The main exhibition gallery does look great. In the recent past MoMA’s design shows have sometimes set ordinary objects adrift in the white galleries. For this first one in the new building, David Hollely painted the temporary exhibition floor in what looks like brown paper, which travels down the walls and across a set of low podiums. These podiums also hold brown silhouette mannequins that “wear” the personal safety devices, allowing the pieces to better explain themselves: a cell-phone wristlet that could lie limply in a case instead takes on its proper Get Smart aura. Why brown? I’m not so sure: the obvious color theme is safety orange, which runs as a stripe along the bottom of one wall.

The gallery alcove feels like a hallway. As it is, you want to exit the easily crowded space quickly. But in doing so you might miss one of the show’s gems: Martino d’Esposito’s Swiss Earthquake Safety Table. The red steel table with compartments for emergency supplies comes in themed culturally resonant variations: “fondue” (obvious), “nostalgic” (with a cuckoo clock), and “adult only” (with condoms). It made one think about useless 1950s air-raid drills and (more topically) about what objects one might want to rescue from one’s house. Bridging the gap between art and design, it brought a smile without minimizing a sense of loss.

Along with the baby products, it was the other “art” objects in the show that leeched urgency from the enterprise. The most notable of these is the prominent Securitree by Torolab—one set of branches holds cameras and the other screens. It purported to explore how much privacy we are willing to give up for security, but it was ugly and useless. The screens depicted fellow gallerygoers—but wouldn’t we be better off with a few incendiary quotes from Mike Davis?

The art, the Java Jackets, and the lack of political or geographical specificity all point to the omission that really robs the show of real-world chills: architecture. There is only Shigeru Ban’s Paper Log House, versions of which were deployed in Turkey in 1999 after the earthquake, which just looks roomy and cute. One wishes for something big and tough—examples of the new fortress buildings, a section through the base of the Freedom Tower, the highest-tech people scanner. What about a mention of MoMA’s own security measures: how did their building change after 9/11? Safe is so international it could be installed in any museum; there’s nothing about it that says “New York.” The closest the show comes to addressing the state of the streets below is Rogers Marvel Architects’ elegant crystalline bronze, concrete, and steel bollards. Striking in context—walling off Wall Street—they would have been more cleverly deployed outside. They are reduced here to trinkets that save nothing and nobody.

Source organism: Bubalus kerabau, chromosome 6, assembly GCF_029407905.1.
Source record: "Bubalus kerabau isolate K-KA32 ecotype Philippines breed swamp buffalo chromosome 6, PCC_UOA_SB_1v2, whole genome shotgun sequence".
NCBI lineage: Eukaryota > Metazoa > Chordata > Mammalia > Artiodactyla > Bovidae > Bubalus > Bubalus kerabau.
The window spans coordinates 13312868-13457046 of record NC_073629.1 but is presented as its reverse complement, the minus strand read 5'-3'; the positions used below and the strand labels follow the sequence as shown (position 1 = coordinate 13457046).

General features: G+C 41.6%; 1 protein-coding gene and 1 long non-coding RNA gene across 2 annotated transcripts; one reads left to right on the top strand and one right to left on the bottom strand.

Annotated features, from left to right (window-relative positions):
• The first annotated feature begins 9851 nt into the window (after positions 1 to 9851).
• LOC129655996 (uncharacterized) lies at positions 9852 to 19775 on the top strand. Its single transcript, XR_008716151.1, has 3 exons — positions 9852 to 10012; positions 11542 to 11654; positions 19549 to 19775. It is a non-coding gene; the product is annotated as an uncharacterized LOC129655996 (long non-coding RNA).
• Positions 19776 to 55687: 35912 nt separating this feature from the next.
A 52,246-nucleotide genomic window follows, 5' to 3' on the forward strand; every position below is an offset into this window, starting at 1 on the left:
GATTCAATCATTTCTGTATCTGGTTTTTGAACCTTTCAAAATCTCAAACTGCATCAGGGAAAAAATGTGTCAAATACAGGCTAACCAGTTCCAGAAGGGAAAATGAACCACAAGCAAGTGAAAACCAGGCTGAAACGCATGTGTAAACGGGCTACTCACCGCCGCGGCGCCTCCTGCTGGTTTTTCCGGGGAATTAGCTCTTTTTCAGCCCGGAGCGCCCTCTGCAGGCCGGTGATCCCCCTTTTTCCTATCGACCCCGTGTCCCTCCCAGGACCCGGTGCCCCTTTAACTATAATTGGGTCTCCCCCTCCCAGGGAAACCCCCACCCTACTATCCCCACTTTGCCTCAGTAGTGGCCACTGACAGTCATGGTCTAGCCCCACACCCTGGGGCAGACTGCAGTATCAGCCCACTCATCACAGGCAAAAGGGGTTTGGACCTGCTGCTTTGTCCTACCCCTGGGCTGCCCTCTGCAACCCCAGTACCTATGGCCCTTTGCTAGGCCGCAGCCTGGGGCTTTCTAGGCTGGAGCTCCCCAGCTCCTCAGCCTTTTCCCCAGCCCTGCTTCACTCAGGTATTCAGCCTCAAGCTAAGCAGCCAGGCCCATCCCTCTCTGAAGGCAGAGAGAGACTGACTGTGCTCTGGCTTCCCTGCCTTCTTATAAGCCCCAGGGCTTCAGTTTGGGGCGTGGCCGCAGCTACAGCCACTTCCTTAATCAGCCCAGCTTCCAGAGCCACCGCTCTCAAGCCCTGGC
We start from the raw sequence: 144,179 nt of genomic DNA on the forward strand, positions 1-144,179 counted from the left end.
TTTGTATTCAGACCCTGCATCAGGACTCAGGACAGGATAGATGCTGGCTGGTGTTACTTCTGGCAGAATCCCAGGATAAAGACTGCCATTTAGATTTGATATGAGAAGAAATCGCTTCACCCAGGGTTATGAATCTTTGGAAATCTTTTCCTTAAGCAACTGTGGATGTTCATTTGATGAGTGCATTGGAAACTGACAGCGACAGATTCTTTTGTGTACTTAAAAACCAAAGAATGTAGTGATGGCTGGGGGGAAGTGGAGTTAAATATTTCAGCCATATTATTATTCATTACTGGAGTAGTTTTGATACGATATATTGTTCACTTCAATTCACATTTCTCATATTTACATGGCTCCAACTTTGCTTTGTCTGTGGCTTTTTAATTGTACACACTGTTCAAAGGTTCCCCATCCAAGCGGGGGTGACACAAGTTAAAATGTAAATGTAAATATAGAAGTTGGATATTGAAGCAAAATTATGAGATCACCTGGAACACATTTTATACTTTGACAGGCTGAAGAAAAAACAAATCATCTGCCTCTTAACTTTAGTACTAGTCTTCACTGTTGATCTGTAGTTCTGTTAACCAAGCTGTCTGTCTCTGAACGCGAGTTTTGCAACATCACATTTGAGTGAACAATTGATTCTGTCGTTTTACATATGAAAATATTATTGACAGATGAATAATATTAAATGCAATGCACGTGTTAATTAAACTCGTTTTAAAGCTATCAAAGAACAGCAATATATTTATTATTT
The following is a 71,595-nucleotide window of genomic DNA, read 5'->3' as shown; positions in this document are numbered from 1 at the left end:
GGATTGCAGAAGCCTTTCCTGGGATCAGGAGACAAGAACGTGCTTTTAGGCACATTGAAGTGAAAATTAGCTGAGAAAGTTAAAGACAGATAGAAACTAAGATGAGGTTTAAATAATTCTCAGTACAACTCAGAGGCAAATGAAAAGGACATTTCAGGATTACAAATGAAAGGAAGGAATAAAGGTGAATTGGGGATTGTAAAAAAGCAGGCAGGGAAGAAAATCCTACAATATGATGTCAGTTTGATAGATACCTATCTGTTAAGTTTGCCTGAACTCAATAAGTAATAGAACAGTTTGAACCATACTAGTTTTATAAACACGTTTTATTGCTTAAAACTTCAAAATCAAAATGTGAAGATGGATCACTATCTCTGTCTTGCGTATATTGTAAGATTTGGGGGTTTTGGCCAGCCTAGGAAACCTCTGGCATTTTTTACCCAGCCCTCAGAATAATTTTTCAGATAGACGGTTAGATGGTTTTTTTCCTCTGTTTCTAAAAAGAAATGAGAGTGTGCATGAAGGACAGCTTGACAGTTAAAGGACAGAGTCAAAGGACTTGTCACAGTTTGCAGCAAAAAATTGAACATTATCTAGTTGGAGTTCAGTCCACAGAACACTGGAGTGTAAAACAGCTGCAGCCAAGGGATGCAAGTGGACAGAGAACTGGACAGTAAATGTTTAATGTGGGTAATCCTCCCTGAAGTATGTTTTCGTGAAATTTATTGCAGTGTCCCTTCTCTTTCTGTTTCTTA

In this void I found two designs that might bring New Yorkers a measure of comfort. The first is the Stop Thief! chairs by the Design Against Crime workshop, reworked versions of the ubiquitous Thonet and Arne Jacobsen café chairs with built-in hooks to keep one’s bag close and clean. These fall into the silly category, but the design is awfully smart. The second is Antenna Design’s Help Point Intercom, a wall-mounted kiosk commissioned by the Metropolitan Transportation Authority that would allow subway riders to contact help at any hour. Sometimes safety is as simple as building a better pay phone since a subway ride can quickly escalate from the everyday to emergency. Trouble can find us anywhere—and Safe should have focused on our real problems.